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Global Warming Faster Than Predicted?


Dr. Tina Tin recently published an article entitled: “An Overview of the Climate Science published Since the UN IPCC Fourth Assessment Report” for the World Wildlife Fund (worldwildlife.org). An article discussing the release is available on panda.org, and I have placed a pdf copy of the article on one of our servers (their download was excessively slow) that you may download to print as I provide a synopsis of the article for you.

Synopsis of Dr. Tin’s Article
I will briefly outline relevant sections of Dr. Tin’s work for you. While reading, keep in mind that her work was intended for an audience based in the European Union. However, since the concept of global warming is indeed a global issue, all works must be given due consideration.

Foreward & Introduction
Dr. Tin begins by stating that since the IPCC forecasts were released in 2007, new research is revealing that global warming is accelerating far beyond what was predicted. For those unaware, the IPCC report involves over 3,800 scientists worldwide from over 150 countries, with work spanning six years. As Dr. Tin contends, the IPCC report stated in clear terms that human-induced climate change is indeed a reality. The IPCC (and Al Gore) received the 2007 Nobel Peace Prize “for their efforts to build up and disseminate greater knowledge about man-made climate change, and to lay the foundations for the measures that are needed to counteract such change.”

Dr. Tin continues in her introduction that while the IPCC forecasts are a significant stepping stone to grasping the innate complexities and urgency of global warming, the less than 1°C of global warming we have experienced thus far may have already triggered the first obviously observable Earth response to global warming: decreasing summer Arctic Ice coverage. She contends that the process of dramatic reduction in the north could lead to a more rapid change in Earth’s climate system as opposed to a more gradual progression.

In her forward Dr. Tin states that the WWF (worldwildlife.org) calls on the European Union to implement two basic strategies:

1. Immediately adopt an emission reduction target of at least 30% below 1990 levels by 2020 – to be delivered within the boundaries of the EU; and

2. Commit – on top of its own reduction target – to provide additional substantial support and funding for investment in socially and environmentally robust adaptation and mitigation activities in developing countries

Dr. Tin concludes her introduction by stating that because recent research is indicating the IPCC forecasts of global warming were slower than what recent research indicates, the EU (and in essence all countries) need to initiate mitigation and adaptation responses to global warming in a more rapid and ambitious manner.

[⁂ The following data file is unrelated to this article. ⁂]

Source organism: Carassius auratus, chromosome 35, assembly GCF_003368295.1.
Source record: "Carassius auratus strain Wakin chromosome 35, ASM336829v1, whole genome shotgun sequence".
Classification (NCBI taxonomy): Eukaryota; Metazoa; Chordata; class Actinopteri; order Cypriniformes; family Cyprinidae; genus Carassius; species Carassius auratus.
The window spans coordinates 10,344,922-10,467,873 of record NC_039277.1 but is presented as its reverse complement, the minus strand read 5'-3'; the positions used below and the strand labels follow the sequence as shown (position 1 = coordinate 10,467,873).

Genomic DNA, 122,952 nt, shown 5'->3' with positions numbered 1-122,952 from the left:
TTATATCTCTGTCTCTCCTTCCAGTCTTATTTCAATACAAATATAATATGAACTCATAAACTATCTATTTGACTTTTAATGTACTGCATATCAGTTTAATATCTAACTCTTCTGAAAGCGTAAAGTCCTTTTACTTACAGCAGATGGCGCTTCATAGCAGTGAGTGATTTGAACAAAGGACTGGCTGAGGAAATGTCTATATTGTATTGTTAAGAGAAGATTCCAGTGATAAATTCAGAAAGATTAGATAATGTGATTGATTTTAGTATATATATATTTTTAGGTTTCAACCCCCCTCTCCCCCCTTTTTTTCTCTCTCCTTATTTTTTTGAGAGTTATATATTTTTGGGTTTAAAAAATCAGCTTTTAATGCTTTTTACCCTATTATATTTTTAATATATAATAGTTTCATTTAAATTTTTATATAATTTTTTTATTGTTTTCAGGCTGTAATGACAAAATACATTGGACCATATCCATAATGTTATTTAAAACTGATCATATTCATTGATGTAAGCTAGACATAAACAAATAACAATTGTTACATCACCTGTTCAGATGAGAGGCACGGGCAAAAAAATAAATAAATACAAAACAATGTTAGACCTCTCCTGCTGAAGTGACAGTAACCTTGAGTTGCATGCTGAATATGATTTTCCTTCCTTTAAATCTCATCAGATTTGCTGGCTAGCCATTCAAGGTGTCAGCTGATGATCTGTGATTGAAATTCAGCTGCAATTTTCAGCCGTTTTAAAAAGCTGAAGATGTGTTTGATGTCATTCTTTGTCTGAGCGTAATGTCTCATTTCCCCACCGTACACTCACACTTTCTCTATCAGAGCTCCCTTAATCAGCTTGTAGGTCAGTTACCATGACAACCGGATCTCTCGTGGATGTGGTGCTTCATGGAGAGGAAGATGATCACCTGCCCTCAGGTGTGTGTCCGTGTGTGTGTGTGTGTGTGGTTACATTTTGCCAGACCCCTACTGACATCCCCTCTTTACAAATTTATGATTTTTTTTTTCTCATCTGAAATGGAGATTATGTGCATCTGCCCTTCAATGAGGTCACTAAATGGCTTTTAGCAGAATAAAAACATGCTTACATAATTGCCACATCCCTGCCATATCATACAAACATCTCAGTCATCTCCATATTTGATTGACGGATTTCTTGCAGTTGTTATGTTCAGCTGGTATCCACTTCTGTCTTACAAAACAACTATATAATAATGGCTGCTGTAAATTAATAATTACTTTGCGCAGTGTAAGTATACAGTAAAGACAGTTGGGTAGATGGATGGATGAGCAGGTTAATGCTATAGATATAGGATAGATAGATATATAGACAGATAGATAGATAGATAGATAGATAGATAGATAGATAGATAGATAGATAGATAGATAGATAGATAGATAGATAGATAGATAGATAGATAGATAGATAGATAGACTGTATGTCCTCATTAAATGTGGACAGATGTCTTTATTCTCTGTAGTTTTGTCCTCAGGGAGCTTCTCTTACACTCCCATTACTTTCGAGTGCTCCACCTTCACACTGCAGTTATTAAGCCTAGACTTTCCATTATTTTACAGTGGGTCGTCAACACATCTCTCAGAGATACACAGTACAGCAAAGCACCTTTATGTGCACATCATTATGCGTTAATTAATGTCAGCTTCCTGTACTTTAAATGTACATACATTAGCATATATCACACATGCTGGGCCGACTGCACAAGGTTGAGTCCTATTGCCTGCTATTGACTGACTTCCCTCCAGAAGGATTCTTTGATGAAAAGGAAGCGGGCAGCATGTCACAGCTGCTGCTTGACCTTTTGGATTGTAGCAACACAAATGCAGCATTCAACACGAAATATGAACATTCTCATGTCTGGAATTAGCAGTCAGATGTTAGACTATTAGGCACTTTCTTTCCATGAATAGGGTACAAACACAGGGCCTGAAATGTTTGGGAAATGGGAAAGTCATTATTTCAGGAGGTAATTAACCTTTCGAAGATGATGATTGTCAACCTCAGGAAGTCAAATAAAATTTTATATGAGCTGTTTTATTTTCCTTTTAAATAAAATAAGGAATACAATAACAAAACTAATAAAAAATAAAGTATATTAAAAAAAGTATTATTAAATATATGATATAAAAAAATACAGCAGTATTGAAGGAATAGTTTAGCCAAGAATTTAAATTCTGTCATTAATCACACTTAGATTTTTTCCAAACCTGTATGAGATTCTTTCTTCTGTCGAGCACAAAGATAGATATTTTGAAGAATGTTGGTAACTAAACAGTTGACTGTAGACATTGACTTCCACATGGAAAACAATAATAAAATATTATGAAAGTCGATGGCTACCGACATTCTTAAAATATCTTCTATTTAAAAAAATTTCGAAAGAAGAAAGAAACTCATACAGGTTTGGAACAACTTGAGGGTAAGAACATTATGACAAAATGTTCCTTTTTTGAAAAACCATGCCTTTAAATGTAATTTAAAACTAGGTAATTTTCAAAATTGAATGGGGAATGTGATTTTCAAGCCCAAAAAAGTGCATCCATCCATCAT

Tin’s Evidence
Climate Change Today: Stronger Than Expected, Sooner Than Forecast

Dr. Tin begins the evidence section of her article by outlining research conducted since the IPCC’s Fourth Assessment Report. Her first concern is feedback mechanisms related to the Arctic Ocean.

Tip: For those unaware, the basic concept of feedback mechanisms is that they may be ‘positive’ or ‘negative.’ With global warming, positive feedback is where a change in the environment might lead to additional changes (or enhanced changes) within the climate system. Negative feedback is if a change is introduced and instead of enhancing a process, it leads to what are called ‘compensating factors’ or processes that mitigate the change. In this section of the article Dr. Tin is discussing a process called the ‘ice-albedo’ mechanism that is a positive feedback mechanism. An example of a negative feedback mechanism (not actually addressed as fully as it should have been in the IPCC report) in the process of global warming is that as more CO2 is introduced into the atmosphere, plant growth is enhanced allowing a larger uptake of the atmospheric gas. However, the ability for Earth’s flora and fauna to filter out carbon dioxide was exceeded years ago, and deforestation/urbanization has dramatically decreased this process.

To continue, Dr. Tin states that because less sea ice allows more warming of Arctic waters (positive feedback) the ability for refreeze is reduced each year, and that we have reached a ‘tipping point’ in the Arctic Ice system. New forecasts state that the Arctic Ocean could be completely ice-free somewhere between 2013-2040 (I’m confident it will be on the early side of that time spectrum), a condition that has not occurred in over a million years.

In the Antarctic Peninsula, tide-water glaciers are losing ice faster, increasing the rate at which sealevel is rising that is faster than predicted in the Fourth Assessment Report. Dr. Tin continues by showing that more recent research is indicating that globally, since 1990, mean sea level has risen 1 1/2 times faster than predicted in the third assessment report, and new studies have more than doubled the maximum estimated increase in the fourth assessment report.